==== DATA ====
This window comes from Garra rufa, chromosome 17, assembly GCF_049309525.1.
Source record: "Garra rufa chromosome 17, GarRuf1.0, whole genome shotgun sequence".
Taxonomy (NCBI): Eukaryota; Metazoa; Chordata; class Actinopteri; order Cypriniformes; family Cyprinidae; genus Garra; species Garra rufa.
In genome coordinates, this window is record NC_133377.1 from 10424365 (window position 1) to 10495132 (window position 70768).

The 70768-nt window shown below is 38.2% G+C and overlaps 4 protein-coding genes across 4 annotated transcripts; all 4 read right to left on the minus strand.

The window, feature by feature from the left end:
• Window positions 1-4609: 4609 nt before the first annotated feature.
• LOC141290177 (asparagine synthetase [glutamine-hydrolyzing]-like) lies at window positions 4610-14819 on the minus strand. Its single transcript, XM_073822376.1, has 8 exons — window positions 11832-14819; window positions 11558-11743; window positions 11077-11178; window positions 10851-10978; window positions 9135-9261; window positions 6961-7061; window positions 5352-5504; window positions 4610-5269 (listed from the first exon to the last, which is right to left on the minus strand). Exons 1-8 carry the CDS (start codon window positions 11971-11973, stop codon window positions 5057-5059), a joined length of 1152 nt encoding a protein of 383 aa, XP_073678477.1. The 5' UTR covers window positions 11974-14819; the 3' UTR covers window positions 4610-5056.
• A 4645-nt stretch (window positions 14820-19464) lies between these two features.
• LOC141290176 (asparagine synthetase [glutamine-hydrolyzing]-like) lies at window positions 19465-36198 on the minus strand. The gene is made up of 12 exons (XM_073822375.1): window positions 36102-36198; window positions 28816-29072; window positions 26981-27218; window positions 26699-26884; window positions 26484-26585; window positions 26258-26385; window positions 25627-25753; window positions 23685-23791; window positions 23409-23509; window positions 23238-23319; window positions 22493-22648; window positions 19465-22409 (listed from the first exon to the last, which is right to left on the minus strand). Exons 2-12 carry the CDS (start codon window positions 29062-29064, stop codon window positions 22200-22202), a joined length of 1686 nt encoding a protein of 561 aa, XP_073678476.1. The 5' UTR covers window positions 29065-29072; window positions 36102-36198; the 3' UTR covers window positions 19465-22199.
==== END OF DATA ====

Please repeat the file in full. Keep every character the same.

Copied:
This window comes from Garra rufa, chromosome 17, assembly GCF_049309525.1.
Source record: "Garra rufa chromosome 17, GarRuf1.0, whole genome shotgun sequence".
Taxonomy (NCBI): Eukaryota; Metazoa; Chordata; class Actinopteri; order Cypriniformes; family Cyprinidae; genus Garra; species Garra rufa.
In genome coordinates, this window is record NC_133377.1 from 10424365 (window position 1) to 10495132 (window position 70768).

The 70768-nt window shown below is 38.2% G+C and overlaps 4 protein-coding genes across 4 annotated transcripts; all 4 read right to left on the minus strand.

The window, feature by feature from the left end:
• Window positions 1-4609: 4609 nt before the first annotated feature.
• LOC141290177 (asparagine synthetase [glutamine-hydrolyzing]-like) lies at window positions 4610-14819 on the minus strand. Its single transcript, XM_073822376.1, has 8 exons — window positions 11832-14819; window positions 11558-11743; window positions 11077-11178; window positions 10851-10978; window positions 9135-9261; window positions 6961-7061; window positions 5352-5504; window positions 4610-5269 (listed from the first exon to the last, which is right to left on the minus strand). Exons 1-8 carry the CDS (start codon window positions 11971-11973, stop codon window positions 5057-5059), a joined length of 1152 nt encoding a protein of 383 aa, XP_073678477.1. The 5' UTR covers window positions 11974-14819; the 3' UTR covers window positions 4610-5056.
• A 4645-nt stretch (window positions 14820-19464) lies between these two features.
• LOC141290176 (asparagine synthetase [glutamine-hydrolyzing]-like) lies at window positions 19465-36198 on the minus strand. The gene is made up of 12 exons (XM_073822375.1): window positions 36102-36198; window positions 28816-29072; window positions 26981-27218; window positions 26699-26884; window positions 26484-26585; window positions 26258-26385; window positions 25627-25753; window positions 23685-23791; window positions 23409-23509; window positions 23238-23319; window positions 22493-22648; window positions 19465-22409 (listed from the first exon to the last, which is right to left on the minus strand). Exons 2-12 carry the CDS (start codon window positions 29062-29064, stop codon window positions 22200-22202), a joined length of 1686 nt encoding a protein of 561 aa, XP_073678476.1. The 5' UTR covers window positions 29065-29072; window positions 36102-36198; the 3' UTR covers window positions 19465-22199.